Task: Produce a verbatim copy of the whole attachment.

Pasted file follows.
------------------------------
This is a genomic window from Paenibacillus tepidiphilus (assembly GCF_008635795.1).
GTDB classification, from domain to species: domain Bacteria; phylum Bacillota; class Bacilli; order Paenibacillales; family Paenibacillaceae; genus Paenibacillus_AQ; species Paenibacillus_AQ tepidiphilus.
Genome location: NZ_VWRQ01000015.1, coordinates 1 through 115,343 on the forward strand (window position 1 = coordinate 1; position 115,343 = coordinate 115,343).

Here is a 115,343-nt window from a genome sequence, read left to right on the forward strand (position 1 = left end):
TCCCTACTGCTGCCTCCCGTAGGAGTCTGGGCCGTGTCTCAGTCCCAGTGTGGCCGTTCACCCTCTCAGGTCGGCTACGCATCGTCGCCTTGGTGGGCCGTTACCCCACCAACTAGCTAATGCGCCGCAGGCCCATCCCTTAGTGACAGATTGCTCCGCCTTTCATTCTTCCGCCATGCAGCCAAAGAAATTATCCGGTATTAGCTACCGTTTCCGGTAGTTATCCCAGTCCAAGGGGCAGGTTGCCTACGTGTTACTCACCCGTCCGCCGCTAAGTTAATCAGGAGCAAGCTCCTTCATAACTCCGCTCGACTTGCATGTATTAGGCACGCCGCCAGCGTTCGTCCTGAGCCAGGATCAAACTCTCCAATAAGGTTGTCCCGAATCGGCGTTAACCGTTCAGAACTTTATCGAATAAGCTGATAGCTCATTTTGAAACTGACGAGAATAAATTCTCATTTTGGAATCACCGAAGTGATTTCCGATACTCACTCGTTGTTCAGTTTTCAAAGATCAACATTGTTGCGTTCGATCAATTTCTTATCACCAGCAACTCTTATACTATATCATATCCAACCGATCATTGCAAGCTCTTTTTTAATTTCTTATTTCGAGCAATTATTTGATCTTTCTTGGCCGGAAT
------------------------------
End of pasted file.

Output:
This is a genomic window from Paenibacillus tepidiphilus (assembly GCF_008635795.1).
GTDB classification, from domain to species: domain Bacteria; phylum Bacillota; class Bacilli; order Paenibacillales; family Paenibacillaceae; genus Paenibacillus_AQ; species Paenibacillus_AQ tepidiphilus.
Genome location: NZ_VWRQ01000015.1, coordinates 1 through 115,343 on the forward strand (window position 1 = coordinate 1; position 115,343 = coordinate 115,343).

Here is a 115,343-nt window from a genome sequence, read left to right on the forward strand (position 1 = left end):
TCCCTACTGCTGCCTCCCGTAGGAGTCTGGGCCGTGTCTCAGTCCCAGTGTGGCCGTTCACCCTCTCAGGTCGGCTACGCATCGTCGCCTTGGTGGGCCGTTACCCCACCAACTAGCTAATGCGCCGCAGGCCCATCCCTTAGTGACAGATTGCTCCGCCTTTCATTCTTCCGCCATGCAGCCAAAGAAATTATCCGGTATTAGCTACCGTTTCCGGTAGTTATCCCAGTCCAAGGGGCAGGTTGCCTACGTGTTACTCACCCGTCCGCCGCTAAGTTAATCAGGAGCAAGCTCCTTCATAACTCCGCTCGACTTGCATGTATTAGGCACGCCGCCAGCGTTCGTCCTGAGCCAGGATCAAACTCTCCAATAAGGTTGTCCCGAATCGGCGTTAACCGTTCAGAACTTTATCGAATAAGCTGATAGCTCATTTTGAAACTGACGAGAATAAATTCTCATTTTGGAATCACCGAAGTGATTTCCGATACTCACTCGTTGTTCAGTTTTCAAAGATCAACATTGTTGCGTTCGATCAATTTCTTATCACCAGCAACTCTTATACTATATCATATCCAACCGATCATTGCAAGCTCTTTTTTAATTTCTTATTTCGAGCAATTATTTGATCTTTCTTGGCCGGAAT